Coastal Louisiana added to NOAA Sea Level Rise Viewer

Sand Levee, Rock Levee, Ocean, Beach and Oil Rigs…Port Fourchon, Louisiana, Jefferson Parish. Photo source: © © New Orleans Lady
“Seventy percent of the Gulf of Mexico shoreline is vulnerable to extreme erosion during even the weakest hurricanes, according to a 2012 report by the U.S. Geological Survey. USGS


Scientists, regional managers, coastal planners, businesses and residents of Louisiana can now use NOAA’s popular Sea Level Rise and Coastal Flooding Impacts Viewer to assess their risks for coastal flooding under a variety of different scenarios.

The Louisiana update expands the tool’s coverage to all coastal U.S. states and territories, except for Alaska where gaps in the underlying geospatial and mapping data remain.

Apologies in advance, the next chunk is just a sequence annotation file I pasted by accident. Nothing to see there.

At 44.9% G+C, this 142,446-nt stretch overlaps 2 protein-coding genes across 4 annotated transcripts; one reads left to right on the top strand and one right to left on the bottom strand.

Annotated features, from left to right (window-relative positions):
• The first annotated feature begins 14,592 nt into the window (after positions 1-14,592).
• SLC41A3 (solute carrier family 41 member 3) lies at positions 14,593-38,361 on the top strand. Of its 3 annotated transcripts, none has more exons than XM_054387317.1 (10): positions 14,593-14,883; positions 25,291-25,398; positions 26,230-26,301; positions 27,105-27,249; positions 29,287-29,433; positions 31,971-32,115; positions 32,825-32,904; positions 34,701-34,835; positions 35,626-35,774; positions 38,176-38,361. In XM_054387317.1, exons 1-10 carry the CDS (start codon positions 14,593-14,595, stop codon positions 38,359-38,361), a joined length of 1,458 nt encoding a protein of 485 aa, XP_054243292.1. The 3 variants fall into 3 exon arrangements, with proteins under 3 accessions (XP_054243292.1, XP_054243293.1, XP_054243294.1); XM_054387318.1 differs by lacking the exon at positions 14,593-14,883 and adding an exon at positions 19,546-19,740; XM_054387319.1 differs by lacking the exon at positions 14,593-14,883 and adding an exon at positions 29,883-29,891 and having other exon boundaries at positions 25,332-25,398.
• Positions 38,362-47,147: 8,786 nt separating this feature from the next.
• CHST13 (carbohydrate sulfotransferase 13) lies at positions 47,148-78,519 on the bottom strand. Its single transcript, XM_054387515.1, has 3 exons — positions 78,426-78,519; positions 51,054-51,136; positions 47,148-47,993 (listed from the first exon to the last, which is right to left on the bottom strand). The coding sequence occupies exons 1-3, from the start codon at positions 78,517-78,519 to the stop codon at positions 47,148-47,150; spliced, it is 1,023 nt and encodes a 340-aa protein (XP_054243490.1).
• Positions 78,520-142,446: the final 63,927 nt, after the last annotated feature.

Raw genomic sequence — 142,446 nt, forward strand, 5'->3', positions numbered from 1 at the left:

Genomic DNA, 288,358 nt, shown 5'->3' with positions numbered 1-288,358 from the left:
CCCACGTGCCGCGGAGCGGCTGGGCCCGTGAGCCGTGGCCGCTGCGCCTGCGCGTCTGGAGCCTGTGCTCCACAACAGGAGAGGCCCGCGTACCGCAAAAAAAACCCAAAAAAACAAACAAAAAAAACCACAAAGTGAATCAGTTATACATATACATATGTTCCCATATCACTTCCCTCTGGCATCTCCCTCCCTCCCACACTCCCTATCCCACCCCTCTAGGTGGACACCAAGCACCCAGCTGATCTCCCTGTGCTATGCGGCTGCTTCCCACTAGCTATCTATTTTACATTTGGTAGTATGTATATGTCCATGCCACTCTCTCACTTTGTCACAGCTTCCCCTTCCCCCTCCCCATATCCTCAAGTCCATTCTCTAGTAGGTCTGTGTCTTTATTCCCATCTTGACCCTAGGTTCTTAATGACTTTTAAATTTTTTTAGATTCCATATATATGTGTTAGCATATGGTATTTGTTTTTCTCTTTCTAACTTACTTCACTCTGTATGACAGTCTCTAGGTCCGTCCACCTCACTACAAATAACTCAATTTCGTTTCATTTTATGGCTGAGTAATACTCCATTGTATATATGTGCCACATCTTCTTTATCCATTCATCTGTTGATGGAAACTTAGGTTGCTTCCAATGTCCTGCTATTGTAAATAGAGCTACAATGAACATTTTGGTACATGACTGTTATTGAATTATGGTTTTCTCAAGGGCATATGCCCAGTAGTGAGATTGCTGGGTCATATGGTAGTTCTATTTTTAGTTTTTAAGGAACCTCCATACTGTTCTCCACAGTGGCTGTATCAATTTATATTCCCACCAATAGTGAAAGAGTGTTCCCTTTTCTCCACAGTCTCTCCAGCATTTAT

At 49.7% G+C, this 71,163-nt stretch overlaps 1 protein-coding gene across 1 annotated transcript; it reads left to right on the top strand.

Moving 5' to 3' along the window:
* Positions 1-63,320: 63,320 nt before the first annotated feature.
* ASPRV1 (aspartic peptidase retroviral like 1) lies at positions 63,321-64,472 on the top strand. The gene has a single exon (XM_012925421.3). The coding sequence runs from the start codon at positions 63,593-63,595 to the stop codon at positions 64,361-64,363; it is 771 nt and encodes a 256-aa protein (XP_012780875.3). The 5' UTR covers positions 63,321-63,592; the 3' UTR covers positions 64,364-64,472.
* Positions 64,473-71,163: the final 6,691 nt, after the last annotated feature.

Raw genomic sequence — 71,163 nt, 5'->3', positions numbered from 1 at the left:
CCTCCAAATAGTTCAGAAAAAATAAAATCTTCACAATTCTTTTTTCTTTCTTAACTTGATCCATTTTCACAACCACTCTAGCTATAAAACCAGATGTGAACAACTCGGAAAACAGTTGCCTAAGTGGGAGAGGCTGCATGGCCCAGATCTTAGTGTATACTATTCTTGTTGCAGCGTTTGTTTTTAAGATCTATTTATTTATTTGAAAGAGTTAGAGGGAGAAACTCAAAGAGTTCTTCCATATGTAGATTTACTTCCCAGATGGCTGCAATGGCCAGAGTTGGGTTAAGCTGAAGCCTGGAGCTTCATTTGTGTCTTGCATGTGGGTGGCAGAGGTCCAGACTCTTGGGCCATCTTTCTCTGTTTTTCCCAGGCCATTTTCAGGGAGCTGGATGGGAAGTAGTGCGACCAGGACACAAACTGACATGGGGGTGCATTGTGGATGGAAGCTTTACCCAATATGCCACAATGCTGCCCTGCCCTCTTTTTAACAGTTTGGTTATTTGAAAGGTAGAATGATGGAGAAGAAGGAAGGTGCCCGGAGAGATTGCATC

The Sea Level Rise Viewer, featured on NOAA’s Digital Coast, is a powerful planning tool that lets users along the U.S. coast visualize and map the potential effects of sea level rise and coastal flooding. The viewer provides hypothetical coastal flooding scenarios with visualizations of local landmarks, uncertainty maps, marsh impact maps, and flooding frequency charts showing how sea level rise will affect the population and economy of heavily populated, ecologically important coastal areas…

Read Full Article, NOAA

Gulf Eats Away at Coast Outside Levee-Protected New Orleans, AP (09-14-2015)
In the past century, more than 1,880 square miles of Louisiana land has turned into open water — an area nearly the size of Delaware. And the loss continues unabated, with an estimated 17 square miles disappearing on average each year…

Lost Louisiana: The Race to Reclaim Vanished Land Back From The Sea, Guardian UK (10-15-2014)